This sensor essentially acts as a secondary, capacitive sleep switch, so aside from unlocking the phone it can be held to power the screen down. This can take some time to get used to, particularly if you’re used to using such a control to go home.

That won’t work here - you have a virtual home button just above for such a thing. At least, it won’t by default. It’s possible to change things so that the fingerprint sensor acts as a home button - alongside other functions, which we’ll discuss a little later.

Along the bottom of the phone you have a micro USB port, which is one of the first signs of compromise here. Most Android mid-rangers and above are switching to the reversible USB Type-C standard.

It’s a bit of a downer, but on the plus side you’ve probably got plenty of spare micro USB cables clogging up your drawers.

Display

  • Display is bright and crisp, but not perfect
  • 1080p resolution is fine at the size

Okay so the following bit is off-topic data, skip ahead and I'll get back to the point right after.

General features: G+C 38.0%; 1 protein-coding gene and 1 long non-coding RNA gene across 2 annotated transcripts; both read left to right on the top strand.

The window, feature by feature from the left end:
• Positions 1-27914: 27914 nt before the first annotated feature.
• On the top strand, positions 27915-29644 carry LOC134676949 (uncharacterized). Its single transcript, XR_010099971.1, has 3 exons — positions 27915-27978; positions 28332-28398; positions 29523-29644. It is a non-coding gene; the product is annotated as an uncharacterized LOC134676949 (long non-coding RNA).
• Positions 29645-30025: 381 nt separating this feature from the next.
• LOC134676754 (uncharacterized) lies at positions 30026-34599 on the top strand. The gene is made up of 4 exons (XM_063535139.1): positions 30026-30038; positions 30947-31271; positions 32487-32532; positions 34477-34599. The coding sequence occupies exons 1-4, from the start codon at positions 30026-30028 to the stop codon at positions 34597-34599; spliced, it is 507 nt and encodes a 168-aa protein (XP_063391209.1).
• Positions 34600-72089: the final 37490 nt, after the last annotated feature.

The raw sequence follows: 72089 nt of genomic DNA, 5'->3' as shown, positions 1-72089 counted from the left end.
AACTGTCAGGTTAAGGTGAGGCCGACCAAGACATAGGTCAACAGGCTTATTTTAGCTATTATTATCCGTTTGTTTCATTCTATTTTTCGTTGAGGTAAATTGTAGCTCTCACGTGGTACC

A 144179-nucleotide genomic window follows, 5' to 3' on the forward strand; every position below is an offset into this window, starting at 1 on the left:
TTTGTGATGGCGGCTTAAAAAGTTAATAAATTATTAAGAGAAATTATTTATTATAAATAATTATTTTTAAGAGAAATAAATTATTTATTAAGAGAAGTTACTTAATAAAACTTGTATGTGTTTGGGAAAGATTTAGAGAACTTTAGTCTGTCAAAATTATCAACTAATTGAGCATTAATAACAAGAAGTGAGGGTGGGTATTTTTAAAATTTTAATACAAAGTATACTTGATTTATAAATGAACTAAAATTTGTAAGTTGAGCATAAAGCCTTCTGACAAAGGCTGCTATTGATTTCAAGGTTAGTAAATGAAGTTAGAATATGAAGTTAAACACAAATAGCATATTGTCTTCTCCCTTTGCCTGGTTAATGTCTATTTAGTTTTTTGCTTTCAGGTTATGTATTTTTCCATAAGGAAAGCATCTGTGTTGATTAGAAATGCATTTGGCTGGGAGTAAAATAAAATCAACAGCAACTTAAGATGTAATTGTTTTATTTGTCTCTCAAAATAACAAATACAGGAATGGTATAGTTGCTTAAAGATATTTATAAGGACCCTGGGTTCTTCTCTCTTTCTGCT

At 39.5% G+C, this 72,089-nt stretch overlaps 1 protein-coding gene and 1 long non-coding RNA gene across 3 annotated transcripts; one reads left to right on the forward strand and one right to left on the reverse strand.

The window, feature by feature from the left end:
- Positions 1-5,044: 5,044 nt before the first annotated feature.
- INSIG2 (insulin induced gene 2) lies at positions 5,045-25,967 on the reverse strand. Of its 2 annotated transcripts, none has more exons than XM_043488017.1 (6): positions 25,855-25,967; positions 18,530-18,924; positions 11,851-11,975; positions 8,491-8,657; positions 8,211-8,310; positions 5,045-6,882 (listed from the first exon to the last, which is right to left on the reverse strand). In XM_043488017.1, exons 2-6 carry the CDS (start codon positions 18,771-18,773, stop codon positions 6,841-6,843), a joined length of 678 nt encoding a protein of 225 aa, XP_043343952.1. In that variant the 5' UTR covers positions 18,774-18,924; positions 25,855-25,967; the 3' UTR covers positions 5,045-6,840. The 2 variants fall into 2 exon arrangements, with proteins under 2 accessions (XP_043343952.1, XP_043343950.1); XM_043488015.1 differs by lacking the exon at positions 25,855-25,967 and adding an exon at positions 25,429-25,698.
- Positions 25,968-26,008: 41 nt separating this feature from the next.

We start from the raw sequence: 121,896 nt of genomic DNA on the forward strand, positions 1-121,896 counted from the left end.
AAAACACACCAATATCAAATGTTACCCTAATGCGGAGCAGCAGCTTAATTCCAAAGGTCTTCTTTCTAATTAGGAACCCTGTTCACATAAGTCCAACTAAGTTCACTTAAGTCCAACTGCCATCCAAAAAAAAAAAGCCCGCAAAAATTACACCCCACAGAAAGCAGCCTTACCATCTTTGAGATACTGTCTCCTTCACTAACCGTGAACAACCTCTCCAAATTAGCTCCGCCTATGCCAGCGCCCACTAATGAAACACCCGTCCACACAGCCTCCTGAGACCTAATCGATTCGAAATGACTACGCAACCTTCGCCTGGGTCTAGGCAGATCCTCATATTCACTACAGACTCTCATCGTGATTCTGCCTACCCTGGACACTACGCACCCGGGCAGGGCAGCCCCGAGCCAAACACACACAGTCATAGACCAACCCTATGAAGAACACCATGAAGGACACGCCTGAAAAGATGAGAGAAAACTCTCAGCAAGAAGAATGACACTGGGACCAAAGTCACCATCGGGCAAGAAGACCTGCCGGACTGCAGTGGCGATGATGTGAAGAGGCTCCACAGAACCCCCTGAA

The Moto G5S display isn’t a huge step up from the Moto G5’s by any stretch of the imagination. In fact, the only boosted spec relates to its size - 5.2-inches versus 5-inches. Hardly a massive increase, but it’s a welcome one.

Otherwise, the G5S still employs IPS LCD technology, making for great viewing angles, generally accurate colors and decent brightness even outdoors. What it doesn’t have is the kind of eye-searing color contrast or deep blacks of an AMOLED panel.

It’s a 1080p display, which is just fine at this size and budget. The Nokia 8 recently went with a QHD resolution in its 5.3-inch display, and it hardly seemed worth the extra pixels.

423 pixels per inch (ppi) is just peachy in a display hovering around the 5-inch mark. Text is sharp, photos are clear, videos pop, and you can browse web content comfortably.

You can switch between a more realistic Standard color setting and a more vivid and saturated Vibrant alternative should you wish, which is always welcome - though the difference is hardly night and day.

One telltale sign of the Moto G5S display’s budget nature is an unsightly black border that runs around the display - and that’s before you get to those chunky bezels.